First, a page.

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How to Use the Decibel Meter in iOS 13 for Headphones to Protect Your Hearing

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Decibel meter ios 13 headphones

iOS 13 includes tracking of audio levels for your environment, possible through watchOS 6 and the Noise app on Apple Watch. But there’s also a built-in decibel meter when you’re connected to Apple’s AirPods or Beats headphones (with W1/H1 chip), to track the audio levels of your listening habits.

Within the Health app on iPhone, you can head over to the Hearing section and ‘Headphone Audio Levels’ to “View audio levels from headphones you use, with the decibel levels categorized in two ranges — OK or Loud.”

Apple says “Measurements are more accurate from AirPods than from headphones connected by wire. Measurements for wired headphones are estimated based on the volume of your iPhone.”

According to Apple, data shows sounds are “generally considered loud when they’re over 80 decibels.” By listening to audio levels over this consistently, you can permanently damage your hearing over time.

“Repeated, long-term exposure to loud sounds can lead to permanent damage. Consider lowering the volume when listening to audio through your headphones. Sound levels as low as 74 dB can be considered loud if you’re exposed for a long enough duration,” explains Apple.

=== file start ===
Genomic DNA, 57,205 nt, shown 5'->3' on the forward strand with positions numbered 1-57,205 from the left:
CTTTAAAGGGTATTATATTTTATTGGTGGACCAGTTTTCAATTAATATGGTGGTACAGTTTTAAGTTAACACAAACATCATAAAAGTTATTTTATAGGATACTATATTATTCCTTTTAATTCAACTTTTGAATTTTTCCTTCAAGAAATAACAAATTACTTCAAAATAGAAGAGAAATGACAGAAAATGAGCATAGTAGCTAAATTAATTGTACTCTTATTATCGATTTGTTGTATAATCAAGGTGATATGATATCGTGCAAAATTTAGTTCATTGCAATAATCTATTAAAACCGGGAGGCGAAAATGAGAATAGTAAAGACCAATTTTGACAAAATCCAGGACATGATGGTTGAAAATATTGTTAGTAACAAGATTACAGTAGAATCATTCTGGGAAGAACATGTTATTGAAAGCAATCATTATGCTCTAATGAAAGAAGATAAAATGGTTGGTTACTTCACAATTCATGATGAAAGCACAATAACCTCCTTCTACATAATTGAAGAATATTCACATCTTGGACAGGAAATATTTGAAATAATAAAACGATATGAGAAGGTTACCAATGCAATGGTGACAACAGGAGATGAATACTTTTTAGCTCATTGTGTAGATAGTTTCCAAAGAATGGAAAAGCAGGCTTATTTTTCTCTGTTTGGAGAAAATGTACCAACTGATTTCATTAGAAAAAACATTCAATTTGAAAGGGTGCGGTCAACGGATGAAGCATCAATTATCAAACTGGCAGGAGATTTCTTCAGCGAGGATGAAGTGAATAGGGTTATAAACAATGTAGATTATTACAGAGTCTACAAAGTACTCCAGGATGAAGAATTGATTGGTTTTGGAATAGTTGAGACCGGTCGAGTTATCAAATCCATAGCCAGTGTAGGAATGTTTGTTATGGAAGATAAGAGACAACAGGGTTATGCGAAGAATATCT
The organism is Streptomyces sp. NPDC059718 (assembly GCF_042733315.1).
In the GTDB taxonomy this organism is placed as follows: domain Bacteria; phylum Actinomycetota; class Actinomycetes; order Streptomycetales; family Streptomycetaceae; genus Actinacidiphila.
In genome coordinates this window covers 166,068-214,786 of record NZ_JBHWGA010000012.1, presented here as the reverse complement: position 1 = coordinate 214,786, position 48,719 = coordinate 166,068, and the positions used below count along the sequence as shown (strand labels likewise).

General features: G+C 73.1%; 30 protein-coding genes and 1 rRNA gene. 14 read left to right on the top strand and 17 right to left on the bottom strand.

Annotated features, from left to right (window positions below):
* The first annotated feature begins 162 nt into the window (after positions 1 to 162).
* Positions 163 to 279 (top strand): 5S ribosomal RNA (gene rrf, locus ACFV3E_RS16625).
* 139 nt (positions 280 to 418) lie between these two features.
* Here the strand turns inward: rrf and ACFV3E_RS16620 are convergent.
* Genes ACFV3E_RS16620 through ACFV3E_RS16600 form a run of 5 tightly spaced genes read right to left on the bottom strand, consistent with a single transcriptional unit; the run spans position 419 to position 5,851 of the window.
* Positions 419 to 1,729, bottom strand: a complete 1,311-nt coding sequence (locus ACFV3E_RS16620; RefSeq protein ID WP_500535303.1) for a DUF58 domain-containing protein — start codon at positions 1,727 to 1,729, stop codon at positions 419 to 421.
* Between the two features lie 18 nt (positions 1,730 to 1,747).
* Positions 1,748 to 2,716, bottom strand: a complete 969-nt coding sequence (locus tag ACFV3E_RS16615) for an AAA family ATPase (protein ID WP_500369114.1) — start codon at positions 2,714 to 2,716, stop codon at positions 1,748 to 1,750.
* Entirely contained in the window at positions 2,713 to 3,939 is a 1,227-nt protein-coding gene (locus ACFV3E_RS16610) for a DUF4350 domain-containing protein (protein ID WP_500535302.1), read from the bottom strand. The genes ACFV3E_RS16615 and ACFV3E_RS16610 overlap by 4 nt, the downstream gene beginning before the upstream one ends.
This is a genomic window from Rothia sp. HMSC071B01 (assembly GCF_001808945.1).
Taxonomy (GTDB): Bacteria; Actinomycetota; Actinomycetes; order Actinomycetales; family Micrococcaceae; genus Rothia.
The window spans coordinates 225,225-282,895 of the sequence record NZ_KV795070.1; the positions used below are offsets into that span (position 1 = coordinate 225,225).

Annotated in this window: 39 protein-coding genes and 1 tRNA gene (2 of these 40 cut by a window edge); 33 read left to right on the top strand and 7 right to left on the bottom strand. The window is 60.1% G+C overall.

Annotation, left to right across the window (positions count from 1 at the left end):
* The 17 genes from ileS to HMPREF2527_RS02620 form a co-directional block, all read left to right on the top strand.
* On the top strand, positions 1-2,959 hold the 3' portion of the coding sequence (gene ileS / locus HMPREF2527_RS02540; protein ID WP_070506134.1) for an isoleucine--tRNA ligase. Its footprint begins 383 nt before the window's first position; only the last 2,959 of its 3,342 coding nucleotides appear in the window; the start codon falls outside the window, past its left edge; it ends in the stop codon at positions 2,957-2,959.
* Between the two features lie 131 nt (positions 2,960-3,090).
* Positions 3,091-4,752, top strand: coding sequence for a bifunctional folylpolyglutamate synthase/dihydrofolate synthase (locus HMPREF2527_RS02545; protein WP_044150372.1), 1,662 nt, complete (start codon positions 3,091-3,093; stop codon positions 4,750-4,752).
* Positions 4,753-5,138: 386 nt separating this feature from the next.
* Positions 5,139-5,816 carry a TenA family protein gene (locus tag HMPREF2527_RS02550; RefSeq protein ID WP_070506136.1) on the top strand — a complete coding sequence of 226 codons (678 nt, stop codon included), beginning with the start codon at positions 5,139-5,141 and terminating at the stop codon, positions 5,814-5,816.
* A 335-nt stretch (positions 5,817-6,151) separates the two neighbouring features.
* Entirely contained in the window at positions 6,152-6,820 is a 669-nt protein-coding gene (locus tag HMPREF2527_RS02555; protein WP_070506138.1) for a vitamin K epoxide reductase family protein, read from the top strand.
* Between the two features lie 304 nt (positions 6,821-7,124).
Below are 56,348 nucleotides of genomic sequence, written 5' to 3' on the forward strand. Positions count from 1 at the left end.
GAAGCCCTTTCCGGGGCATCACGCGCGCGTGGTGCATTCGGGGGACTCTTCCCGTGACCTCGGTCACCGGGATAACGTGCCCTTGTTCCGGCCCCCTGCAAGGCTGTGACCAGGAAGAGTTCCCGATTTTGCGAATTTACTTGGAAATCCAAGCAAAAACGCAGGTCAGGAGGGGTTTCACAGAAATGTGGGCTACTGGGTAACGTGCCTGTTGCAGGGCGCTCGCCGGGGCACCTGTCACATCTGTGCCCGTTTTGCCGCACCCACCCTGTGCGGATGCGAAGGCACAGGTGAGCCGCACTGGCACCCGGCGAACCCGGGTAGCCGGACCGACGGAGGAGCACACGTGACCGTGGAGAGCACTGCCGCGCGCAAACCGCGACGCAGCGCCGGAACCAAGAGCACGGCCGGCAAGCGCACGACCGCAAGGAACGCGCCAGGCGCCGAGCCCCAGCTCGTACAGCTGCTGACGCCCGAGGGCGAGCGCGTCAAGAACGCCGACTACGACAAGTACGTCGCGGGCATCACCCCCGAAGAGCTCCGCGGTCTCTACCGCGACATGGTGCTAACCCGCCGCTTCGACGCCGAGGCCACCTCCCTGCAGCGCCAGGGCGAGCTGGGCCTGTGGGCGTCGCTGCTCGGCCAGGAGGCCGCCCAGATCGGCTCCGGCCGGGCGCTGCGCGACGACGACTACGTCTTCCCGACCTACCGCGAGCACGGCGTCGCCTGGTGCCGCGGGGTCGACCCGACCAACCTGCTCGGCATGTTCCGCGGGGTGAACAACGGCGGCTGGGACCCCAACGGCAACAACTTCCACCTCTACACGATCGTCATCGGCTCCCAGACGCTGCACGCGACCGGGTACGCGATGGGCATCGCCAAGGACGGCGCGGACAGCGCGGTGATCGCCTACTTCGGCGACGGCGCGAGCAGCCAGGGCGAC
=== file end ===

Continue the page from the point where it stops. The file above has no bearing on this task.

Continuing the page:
Below are Exposure Limits shared by Apple, with data taken from World Health Organization recommendations:

Exposure limits sounds headphones

Apple’s Headphone Audio Levels section tracks your exposure and can detail highlights based on weekly listening with your AirPods, for example. You can also see data in a chart based on hourly, daily, weekly, monthly and yearly usage.


Track Other Non-Apple Headphones by Enabling This Setting on iPhone

What about tracking audio levels from other headphones? It’s still possible, but you need to enable a privacy setting. On your iPhone, go to:

  • Settings > Privacy > Health > Headphone Audio Levels > Include Other Headphones > ON

Apple says with this toggle enabled, the Health app can “estimate audio levels for devices where a true sound level cannot be determined. These estimates are based on the volume level of your iPhone.”

If you frequently listen to music or consume media with headphones on, this feature can protect your hearing, especially if you or your children are using AirPods.

[via Reddit]

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